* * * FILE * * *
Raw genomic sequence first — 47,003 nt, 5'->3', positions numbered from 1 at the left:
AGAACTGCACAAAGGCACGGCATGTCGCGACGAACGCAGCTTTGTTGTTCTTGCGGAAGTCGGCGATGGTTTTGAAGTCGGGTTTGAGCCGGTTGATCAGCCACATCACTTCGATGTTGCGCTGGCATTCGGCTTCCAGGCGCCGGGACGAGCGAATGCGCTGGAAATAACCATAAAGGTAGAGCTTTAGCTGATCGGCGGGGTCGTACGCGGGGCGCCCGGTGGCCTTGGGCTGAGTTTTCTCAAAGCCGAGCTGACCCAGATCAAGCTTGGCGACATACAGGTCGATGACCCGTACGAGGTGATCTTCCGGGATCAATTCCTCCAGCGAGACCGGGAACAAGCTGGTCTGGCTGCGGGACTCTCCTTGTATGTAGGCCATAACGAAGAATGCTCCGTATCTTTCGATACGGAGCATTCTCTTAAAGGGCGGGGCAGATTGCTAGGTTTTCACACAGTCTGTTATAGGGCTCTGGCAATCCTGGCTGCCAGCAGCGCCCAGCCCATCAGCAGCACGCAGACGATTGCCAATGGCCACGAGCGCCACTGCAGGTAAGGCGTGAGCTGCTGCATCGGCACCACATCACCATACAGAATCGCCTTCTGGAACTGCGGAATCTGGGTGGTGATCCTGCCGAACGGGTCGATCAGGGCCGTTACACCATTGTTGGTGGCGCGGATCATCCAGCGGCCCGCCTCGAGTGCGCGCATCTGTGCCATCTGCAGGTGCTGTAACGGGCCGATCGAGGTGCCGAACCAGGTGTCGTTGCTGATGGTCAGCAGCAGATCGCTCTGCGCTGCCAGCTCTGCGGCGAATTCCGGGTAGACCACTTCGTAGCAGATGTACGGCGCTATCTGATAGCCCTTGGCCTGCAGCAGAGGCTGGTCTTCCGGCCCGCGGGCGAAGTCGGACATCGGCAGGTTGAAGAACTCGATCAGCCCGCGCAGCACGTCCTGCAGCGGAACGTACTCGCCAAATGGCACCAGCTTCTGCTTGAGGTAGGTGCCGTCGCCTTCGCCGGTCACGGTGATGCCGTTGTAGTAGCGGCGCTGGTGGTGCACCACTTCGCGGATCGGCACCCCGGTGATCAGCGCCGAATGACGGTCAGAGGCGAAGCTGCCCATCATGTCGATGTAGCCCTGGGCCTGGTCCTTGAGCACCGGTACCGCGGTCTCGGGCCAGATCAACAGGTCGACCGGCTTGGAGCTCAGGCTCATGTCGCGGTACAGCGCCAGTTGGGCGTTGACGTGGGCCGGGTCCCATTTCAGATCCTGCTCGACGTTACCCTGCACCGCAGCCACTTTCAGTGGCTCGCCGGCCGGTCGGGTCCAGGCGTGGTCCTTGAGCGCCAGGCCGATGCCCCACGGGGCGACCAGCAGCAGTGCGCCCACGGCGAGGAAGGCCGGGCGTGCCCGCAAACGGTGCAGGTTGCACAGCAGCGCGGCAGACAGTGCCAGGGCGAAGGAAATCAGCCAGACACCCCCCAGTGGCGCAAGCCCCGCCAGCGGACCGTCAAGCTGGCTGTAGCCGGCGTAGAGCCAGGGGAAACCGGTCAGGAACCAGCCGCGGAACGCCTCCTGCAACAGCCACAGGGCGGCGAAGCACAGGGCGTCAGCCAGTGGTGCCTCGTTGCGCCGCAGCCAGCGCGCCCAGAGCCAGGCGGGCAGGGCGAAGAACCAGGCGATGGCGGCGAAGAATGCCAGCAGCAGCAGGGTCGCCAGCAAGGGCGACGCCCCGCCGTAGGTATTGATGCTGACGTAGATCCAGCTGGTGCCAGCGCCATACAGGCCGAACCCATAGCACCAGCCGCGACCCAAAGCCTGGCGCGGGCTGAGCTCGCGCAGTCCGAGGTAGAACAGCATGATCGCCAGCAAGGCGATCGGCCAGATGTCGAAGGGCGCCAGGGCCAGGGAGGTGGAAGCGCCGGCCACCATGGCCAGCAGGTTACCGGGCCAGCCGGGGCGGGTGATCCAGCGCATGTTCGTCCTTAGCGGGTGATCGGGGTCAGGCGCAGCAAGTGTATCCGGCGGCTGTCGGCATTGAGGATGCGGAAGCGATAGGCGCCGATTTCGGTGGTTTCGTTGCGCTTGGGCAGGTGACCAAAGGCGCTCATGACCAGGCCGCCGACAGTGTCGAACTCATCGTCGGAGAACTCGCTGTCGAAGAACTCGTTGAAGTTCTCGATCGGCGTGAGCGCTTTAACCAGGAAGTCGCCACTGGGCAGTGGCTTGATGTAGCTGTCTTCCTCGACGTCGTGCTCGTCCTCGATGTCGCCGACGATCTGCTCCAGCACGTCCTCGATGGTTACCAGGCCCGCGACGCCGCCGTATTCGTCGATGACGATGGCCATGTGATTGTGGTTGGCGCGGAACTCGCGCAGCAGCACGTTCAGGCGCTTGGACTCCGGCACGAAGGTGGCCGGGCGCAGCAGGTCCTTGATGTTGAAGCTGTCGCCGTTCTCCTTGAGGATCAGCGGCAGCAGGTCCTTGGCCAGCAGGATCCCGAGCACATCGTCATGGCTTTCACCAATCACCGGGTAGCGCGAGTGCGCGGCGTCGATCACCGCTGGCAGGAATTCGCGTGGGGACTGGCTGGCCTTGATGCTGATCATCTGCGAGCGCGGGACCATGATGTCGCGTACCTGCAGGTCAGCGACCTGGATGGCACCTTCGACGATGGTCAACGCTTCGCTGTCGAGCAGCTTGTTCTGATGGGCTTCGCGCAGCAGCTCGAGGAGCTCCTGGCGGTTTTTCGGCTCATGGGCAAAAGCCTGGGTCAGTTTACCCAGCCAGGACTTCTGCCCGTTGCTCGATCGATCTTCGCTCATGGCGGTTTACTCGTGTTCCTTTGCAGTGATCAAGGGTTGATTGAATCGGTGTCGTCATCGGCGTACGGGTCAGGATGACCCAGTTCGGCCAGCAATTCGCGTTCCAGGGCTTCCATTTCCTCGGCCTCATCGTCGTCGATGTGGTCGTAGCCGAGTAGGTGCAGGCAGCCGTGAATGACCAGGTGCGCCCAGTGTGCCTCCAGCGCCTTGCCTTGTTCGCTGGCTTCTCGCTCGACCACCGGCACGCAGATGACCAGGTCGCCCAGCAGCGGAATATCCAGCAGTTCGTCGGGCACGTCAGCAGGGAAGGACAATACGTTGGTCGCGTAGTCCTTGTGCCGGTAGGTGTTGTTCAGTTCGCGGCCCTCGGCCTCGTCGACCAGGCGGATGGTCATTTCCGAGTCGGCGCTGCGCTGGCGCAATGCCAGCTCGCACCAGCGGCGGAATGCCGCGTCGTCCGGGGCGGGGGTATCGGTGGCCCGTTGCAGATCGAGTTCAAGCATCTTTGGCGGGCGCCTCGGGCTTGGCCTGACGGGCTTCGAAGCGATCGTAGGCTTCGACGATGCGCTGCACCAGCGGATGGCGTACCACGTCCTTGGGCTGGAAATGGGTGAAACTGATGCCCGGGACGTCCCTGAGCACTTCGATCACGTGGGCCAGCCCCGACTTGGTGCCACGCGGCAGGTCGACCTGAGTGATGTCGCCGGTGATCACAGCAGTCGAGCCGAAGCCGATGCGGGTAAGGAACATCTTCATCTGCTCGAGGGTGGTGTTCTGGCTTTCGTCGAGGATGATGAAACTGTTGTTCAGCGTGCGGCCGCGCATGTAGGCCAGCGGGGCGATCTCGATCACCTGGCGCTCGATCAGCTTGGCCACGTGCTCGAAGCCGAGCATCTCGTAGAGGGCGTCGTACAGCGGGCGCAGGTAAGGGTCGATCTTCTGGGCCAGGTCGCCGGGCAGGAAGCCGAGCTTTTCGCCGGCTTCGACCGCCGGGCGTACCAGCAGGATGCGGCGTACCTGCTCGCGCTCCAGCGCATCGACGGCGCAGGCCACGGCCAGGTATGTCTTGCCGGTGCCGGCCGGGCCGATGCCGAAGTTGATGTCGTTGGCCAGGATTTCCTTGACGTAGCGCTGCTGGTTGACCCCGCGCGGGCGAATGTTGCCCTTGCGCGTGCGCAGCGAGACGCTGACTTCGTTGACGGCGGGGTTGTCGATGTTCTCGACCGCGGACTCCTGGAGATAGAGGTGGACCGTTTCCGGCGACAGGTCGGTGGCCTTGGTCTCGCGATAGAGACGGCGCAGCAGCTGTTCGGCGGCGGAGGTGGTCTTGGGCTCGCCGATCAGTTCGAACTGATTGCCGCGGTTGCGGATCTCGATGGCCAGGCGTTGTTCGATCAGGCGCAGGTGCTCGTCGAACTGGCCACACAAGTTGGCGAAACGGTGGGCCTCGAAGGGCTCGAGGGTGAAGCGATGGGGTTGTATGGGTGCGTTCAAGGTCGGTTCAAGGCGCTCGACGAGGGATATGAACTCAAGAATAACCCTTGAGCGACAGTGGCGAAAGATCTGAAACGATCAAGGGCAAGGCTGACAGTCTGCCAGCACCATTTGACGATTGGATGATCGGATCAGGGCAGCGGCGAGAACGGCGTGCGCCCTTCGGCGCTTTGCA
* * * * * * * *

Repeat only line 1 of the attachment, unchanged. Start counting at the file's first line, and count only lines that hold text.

Raw genomic sequence first — 47,003 nt, 5'->3', positions numbered from 1 at the left: